During the validation, all 15 positive pools were confirmed as positive on GeneXpert System. The Ct value for both E and N2 targets was higher in all pool samples compared with the individual samples, as expected. The increase in Ct value ranged from 1.3 to 3.5 for target E and from 1.8 to 4.9 for target N2 (figure 1). The two positive pools that were tested thrice showed positive result in all three runs, and lastly, the negative control pool showed a negative result.

Figure 1

Cycle threshold (Ct) values of nucleic acid (N2) and envelope (E) targets for the validation samples.

A total of 1597 patient samples were tested in 343 pools during the 6-week period. The number consisted of 5 pools of 2 samples, 23 pools of 3 samples, 54 pools of 4 samples and 261 pools of 5 samples (figure 2). Thirty-five out of 343 pools detected SARS-CoV-2. Individual testing of these 35 positive pools showed 23 concordant (22 pools: 1 individual sample positive, 1 pool: 2 individual samples positive) and 12 discordant results (all individual samples negative on two different testing systems). The majority of discordant pools showed low viral load with a median Ct value of 40.3 (range: 25.9–44.3). Among 22 concordant tests, the individual samples in 17 pools were tested by GeneXpert System (Ct value is generated), and five of them were tested by the GenMark ePlex assay (Ct value is not generated). Both the individual and pool samples in 13 of 17 tests showed low viral load (Ct value >35). The Ct value in the remaining four concordant tests ranged from 25.8 to 34.7 (figure 3, table 1) Consistent with the validation results, the Ct values were higher in pool samples compared with the individual samples in all concordant positive tests (range in increase: 0.7–3.4).

Figure 2

Distribution of the number of COVID-19 PCR pool test according to sample size and test result.

Figure 3

Cycle threshold (Ct) values of nucleic acid (N2) and envelope (E) targets for the samples from the patients scheduled for a non-elective medical procedure in 6-week period.

Table 1

Cycle threshold (Ct) values of the individual and pool samples for the validation and study groups

A total of 187 samples were sent to an outside laboratory for QA. The concordance rate for negative pools (Cohen’s kappa=1) and negative individual samples (Cohen’s kappa=0.97) were perfect. None of the QA samples reported negative by the pooling method were detected as positive by alternative testing method. Lastly, the overall SARS-CoV-2 positivity rate (23/1597; 1.4%) at our hospital remained constant after the implementation of pool testing.

In order to overcome the challenge of reagents supply shortage and improve the testing turnaround time in favour of patients and clinical team, we successfully validated, implemented, and maintained the pooling method for SARS-CoV-2 molecular assay at our laboratory. In 6 weeks, a total of 1597 patient samples were tested with 494 test cartridges for both pool testing (n=343) and confirmatory individual tests (n=151) for positive pools. The pooling method with a maximum number of five samples/pool allowed our laboratory to preserve 69% ((1597–494) / 1597×100) of the test cartridges that would have otherwise required for individual testing. All 13 positive individual samples with low viral load from study samples were also tested positive with pooling test in our study, which eliminates the main concern of missing positive individual samples with low viral load in pooling method due to dilution. Also, reviewing the clinical notes, serology results and QA results of the patients with discordant results revealed that there was no clinically significant adverse effect on test performance and patient care as QA results showed a perfect correlation, particularly for negative tests.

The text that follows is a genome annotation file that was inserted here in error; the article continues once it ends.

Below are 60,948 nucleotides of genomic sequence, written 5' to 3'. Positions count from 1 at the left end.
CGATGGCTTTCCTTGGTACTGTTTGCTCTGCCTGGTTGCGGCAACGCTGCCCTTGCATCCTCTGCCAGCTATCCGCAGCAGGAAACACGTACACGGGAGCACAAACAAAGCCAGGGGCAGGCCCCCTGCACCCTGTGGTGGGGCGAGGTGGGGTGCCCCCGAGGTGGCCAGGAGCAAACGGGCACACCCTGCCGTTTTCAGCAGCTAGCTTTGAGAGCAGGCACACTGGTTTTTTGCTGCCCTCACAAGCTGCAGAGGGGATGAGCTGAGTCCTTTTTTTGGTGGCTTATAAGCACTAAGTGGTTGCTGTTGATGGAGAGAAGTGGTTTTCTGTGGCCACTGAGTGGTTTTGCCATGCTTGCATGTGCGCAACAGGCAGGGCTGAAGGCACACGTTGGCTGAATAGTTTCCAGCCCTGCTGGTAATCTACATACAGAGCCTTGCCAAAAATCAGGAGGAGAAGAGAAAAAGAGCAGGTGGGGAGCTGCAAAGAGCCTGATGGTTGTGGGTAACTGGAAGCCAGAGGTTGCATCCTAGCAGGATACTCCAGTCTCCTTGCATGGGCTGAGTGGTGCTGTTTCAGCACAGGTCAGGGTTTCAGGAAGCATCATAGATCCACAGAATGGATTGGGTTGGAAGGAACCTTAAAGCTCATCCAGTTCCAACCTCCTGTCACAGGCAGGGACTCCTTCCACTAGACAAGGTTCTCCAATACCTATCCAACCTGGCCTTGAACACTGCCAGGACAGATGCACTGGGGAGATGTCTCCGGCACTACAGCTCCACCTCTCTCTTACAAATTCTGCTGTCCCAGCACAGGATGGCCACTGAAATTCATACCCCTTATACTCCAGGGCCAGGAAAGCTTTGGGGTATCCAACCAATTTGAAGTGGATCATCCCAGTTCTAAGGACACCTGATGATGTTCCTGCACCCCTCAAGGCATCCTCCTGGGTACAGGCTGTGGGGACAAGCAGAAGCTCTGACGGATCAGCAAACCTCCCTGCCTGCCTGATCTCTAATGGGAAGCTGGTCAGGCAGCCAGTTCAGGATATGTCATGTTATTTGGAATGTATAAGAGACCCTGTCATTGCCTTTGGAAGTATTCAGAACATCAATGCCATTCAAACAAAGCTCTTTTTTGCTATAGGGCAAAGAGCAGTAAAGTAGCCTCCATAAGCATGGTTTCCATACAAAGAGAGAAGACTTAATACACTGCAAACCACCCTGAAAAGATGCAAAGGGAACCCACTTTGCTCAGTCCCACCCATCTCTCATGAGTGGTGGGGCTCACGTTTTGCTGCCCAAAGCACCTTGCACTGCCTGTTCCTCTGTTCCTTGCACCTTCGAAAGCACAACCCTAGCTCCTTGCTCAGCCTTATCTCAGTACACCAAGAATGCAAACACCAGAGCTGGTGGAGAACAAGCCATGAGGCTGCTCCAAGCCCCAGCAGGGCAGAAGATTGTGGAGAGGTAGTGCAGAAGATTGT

This study is limited to a relatively low number of validation and study samples collected from a single laboratory in a short duration.

In conclusion, while health systems are pursuing to implement the SARS-CoV-2 molecular assay pooling method for large-scale population-based screenings, its use in clinical settings should also be considered in a proper context. Regardless, the pooling strategy would make a huge impact on testing capacity, shortage of test supplies and the overall battle against COVID-19.

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  • Handling editor Tahir S Pillay.

  • Contributors ISG (concept, design, analysis and manuscript writing), KW (concept, design and testing); JP (concept, design, testing and analysis); and OV, SD and DOE (concept, design, analysis, editing and supervision).

  • Funding The authors have not declared a specific grant for this research from any funding agency in the public, commercial or not-for-profit sectors.

  • Competing interests None declared.

  • Provenance and peer review Not commissioned; externally peer reviewed.